First Posted: 4/14/2015
It’s your money, and nobody has the right to take it from you unfairly. So you plead with the store manager, who offers a patronizing smile, apologizes and says, unfortunately, there is nothing anyone can do.
You can dial 800, press 1 for this, press 2 for that — press 0 to go back to the main menu, and you might never get a human who will hear your voice. You feel powerless.
That’s when you need your Consumer Watchdog.
When I started my first consumer watchdog column about 10 years ago in New York’s Hudson Valley, I received 1,000 letters within the first two months from readers who felt they’d been scammed, cheated, ripped off or ignored by businesses to which they’d forked over their hard-earned money.
Among that first batch of complaints was a letter from a 78-year-old woman named Sylvia, who had paid a contractor $5,000 to remodel her kitchen. He took the loot and ran, never to be heard from again — until I called to let him know that he and his business would be featured in the Sunday paper.
Sylvia got a refund — every nickel — lickety-split.
Another woman, Arlene, paid a major retail store $700 for a TV-DVD and $170 for a service agreement. When the DVD player immediately went on the fritz, she sent it to the retailer’s service center and was promised it would be returned within 10 days. After three weeks of phone calls, being shuffled from person to person, and listening to “hold” music, Arlene contacted me.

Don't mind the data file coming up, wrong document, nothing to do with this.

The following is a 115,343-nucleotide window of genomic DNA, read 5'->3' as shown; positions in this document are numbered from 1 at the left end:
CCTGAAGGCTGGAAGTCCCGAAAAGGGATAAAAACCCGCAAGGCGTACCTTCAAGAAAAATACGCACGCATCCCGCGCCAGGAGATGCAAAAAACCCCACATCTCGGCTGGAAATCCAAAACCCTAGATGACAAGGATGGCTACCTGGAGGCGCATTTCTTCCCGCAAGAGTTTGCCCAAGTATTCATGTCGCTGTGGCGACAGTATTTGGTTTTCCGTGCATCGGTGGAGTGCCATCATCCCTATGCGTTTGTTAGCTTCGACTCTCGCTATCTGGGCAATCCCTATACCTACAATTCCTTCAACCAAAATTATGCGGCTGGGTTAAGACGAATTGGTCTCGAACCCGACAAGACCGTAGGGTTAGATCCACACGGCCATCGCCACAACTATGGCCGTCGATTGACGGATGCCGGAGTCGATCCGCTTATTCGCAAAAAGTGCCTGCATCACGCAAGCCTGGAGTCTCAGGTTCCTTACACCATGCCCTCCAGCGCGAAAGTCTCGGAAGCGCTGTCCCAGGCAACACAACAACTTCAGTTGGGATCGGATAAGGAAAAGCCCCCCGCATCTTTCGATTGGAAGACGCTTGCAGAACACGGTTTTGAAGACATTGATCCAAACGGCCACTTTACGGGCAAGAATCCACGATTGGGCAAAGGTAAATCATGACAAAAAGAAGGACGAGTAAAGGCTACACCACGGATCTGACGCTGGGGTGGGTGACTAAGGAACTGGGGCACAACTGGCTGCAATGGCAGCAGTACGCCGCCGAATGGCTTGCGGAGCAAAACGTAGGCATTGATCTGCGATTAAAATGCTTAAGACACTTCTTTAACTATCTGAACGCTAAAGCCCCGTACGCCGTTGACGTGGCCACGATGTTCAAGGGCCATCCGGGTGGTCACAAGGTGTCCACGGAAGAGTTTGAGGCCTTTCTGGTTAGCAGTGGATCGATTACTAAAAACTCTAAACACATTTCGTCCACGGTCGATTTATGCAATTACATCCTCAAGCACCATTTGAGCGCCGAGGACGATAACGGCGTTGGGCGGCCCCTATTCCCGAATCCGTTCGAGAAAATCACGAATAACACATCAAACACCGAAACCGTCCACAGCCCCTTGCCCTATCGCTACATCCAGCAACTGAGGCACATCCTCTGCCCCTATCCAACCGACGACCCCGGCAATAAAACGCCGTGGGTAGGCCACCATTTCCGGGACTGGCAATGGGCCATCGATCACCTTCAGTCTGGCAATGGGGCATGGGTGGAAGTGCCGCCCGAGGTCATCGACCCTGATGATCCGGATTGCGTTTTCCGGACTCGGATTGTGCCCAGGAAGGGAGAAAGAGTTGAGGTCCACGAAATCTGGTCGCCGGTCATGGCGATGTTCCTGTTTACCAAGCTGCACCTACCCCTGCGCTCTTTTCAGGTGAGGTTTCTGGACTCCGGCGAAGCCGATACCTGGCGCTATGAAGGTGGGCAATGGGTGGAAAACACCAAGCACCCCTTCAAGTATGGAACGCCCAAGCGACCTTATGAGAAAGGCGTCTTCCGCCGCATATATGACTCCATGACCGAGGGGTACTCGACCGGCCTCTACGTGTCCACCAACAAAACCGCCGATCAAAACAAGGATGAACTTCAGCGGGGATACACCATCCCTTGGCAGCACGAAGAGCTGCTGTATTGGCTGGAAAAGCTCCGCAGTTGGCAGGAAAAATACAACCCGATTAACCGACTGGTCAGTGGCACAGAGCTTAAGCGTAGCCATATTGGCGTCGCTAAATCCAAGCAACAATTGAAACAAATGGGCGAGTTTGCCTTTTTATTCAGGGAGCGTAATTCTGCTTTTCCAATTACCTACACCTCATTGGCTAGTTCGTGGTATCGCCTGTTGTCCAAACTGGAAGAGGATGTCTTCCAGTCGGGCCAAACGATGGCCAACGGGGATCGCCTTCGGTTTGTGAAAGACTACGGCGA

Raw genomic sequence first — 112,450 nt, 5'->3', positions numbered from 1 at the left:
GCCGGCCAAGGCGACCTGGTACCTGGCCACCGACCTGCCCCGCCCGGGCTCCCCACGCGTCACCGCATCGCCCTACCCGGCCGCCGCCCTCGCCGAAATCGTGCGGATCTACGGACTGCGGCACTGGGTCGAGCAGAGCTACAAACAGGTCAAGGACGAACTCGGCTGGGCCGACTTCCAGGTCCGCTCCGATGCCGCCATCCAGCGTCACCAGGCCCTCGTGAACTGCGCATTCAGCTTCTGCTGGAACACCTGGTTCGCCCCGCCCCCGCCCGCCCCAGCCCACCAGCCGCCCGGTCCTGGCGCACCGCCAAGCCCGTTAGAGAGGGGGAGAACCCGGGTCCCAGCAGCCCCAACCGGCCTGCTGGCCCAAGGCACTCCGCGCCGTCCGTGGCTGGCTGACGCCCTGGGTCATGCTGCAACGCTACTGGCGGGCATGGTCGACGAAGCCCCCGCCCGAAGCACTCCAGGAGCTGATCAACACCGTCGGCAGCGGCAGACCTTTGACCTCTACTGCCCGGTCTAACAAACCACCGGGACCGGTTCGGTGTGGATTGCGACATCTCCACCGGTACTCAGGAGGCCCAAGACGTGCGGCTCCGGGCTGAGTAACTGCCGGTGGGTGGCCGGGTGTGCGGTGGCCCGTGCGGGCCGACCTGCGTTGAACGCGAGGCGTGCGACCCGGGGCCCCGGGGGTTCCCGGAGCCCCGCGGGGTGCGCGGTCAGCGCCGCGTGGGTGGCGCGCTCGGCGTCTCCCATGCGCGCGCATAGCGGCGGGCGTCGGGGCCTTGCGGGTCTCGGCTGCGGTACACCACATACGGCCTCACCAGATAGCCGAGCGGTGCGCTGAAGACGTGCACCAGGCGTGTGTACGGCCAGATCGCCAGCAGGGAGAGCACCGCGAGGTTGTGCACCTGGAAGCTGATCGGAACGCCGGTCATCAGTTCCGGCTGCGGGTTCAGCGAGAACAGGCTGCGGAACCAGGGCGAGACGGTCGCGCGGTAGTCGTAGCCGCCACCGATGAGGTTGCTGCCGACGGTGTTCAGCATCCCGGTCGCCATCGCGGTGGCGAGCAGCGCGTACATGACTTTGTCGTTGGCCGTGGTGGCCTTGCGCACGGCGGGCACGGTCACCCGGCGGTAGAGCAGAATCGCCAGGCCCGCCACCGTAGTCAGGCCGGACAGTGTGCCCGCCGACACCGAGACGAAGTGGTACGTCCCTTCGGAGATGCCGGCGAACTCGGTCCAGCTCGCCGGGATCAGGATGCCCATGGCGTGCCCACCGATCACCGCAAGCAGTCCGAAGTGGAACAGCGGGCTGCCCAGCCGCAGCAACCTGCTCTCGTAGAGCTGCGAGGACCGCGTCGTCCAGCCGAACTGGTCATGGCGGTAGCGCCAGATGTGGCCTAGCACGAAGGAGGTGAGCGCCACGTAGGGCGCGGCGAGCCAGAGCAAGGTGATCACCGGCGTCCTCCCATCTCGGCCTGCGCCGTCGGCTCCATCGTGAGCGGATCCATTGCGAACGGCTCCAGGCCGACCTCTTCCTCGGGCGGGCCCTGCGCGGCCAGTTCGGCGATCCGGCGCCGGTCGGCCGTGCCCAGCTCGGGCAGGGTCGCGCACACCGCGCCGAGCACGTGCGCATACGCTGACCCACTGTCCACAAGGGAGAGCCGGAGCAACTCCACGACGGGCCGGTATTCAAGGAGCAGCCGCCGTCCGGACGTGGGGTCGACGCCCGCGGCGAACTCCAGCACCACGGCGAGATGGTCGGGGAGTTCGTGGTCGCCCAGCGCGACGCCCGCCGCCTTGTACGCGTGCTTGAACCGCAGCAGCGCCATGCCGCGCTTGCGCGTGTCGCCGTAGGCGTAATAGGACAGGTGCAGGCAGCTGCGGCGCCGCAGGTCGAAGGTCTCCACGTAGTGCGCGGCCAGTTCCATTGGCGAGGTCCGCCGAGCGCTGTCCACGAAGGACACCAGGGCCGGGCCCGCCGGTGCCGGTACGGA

“I would rather set my head on fire than call (them) for anything again,” she wrote.
I contacted the store’s headquarters in Chicago. Within days I heard from Arlene, who was on her way back to the store to pick up a new TV.
One of my most memorable complaints came from a farmer named Carol, who had enrolled her business account in online banking at a major U.S. bank.
She soon became the victim of a $55,000 online heist.
That’s right: an online bank robbery.
A couple of days before Christmas 2007, Carol received letters confirming $55,000 in wire transfers from her business account — transfers she had never authorized, and which left her account balance at zero.
Carol immediately reported the theft to her bank, who said they were very sorry, and then proceeded to remind her of a disclosure she had signed upon her enrollment in online banking. They told her identity theft wasn’t covered by FDIC insurance. Online banking had “its own set of rules.”
Carol filed reports with the police and the FBI, who confirmed that her account had been hacked. But they couldn’t promise she’d get her money back.
I called the bank’s headquarters on a Friday morning. Within six hours Carol got a phone call. The bank was reopening her case. By midnight Friday, $55,000 was back in Carol’s account.
Whether its $700 or $55,000 — or even $5 — when nobody will hear you, you feel insignificant and powerless. I can’t promise I’ll always get you a new TV or a $55,000 refund. But I can promise your voice will be heard.
I’m here to empower you.